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You know WEP is weak and can be broken within a few minutes. Since you already know this, there is no need crack their wifi, but instead, you should let them know that it can be easily broken in to. If they say how, then you get permission to show them, not the other way around. You dont break in first, then tell them what you did, or you could go to jail.

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You know WEP is weak and can be broken within a few minutes. Since you already know this, there is no need crack their wifi, but instead, you should let them know that it can be easily broken in to. If they say how, then you get permission to show them, not the other way around. You dont break in first, then tell them what you did, or you could go to jail.

i would have to say that he/she put it perfectly!

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Actually I don't even think you need to crack the WEP key anymore. Tools like easside-ng and wesside-ng which are included in the aircrack-ng suite basically killed the need to crack a WEP key. It's a pretty fine line but it's not really cracking the network.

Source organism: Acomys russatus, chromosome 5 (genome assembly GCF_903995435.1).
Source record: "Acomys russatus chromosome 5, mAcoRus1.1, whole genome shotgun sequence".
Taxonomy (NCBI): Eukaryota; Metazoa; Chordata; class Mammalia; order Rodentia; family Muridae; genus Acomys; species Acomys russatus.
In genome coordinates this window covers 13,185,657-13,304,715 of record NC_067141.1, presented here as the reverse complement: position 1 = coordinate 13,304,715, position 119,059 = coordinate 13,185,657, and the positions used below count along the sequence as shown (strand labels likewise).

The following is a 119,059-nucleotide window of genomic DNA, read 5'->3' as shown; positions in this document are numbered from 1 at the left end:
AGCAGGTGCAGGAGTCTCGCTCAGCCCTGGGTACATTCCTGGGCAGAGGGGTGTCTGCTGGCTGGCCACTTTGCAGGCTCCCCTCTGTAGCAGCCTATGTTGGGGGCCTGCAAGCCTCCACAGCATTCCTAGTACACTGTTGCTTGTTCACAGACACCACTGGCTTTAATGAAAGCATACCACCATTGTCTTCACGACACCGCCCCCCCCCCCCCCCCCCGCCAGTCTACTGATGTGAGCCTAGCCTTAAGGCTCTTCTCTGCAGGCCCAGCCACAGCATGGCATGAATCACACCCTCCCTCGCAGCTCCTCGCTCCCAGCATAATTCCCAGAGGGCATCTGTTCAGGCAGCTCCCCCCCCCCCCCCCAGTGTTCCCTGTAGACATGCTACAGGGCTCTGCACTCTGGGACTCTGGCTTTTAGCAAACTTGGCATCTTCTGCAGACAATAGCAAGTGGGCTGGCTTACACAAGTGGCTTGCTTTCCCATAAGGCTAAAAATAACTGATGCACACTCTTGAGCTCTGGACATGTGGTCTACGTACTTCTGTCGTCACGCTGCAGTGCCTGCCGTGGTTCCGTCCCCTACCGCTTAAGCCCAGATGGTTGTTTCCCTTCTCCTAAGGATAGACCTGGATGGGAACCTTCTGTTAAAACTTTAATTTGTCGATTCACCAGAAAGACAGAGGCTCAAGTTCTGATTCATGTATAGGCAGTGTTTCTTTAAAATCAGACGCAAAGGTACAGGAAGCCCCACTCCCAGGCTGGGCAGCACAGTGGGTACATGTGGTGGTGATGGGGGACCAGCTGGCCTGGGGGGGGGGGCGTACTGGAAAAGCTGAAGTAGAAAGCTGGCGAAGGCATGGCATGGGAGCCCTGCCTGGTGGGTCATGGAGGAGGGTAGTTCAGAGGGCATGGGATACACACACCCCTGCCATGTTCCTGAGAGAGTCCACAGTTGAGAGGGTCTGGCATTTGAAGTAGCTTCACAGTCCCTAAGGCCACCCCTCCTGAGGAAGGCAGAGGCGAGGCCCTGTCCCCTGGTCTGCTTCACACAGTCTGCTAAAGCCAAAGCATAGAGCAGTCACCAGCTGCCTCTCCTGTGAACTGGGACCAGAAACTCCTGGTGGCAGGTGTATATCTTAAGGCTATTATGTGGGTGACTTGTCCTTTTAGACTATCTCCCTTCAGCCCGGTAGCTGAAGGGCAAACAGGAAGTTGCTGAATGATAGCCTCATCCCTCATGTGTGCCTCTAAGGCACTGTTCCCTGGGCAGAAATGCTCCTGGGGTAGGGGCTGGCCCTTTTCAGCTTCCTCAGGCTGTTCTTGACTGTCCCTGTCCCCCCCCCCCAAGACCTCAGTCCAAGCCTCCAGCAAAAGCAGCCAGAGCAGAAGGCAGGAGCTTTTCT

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Moral of the story people should consider upgrading their wireless security to a more effective one, like WAP and implement a very strong passphrase instead of a weak one.

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Moral of the story people should consider upgrading their wireless security to a more effective one, like WAP and implement a very strong passphrase instead of a weak one.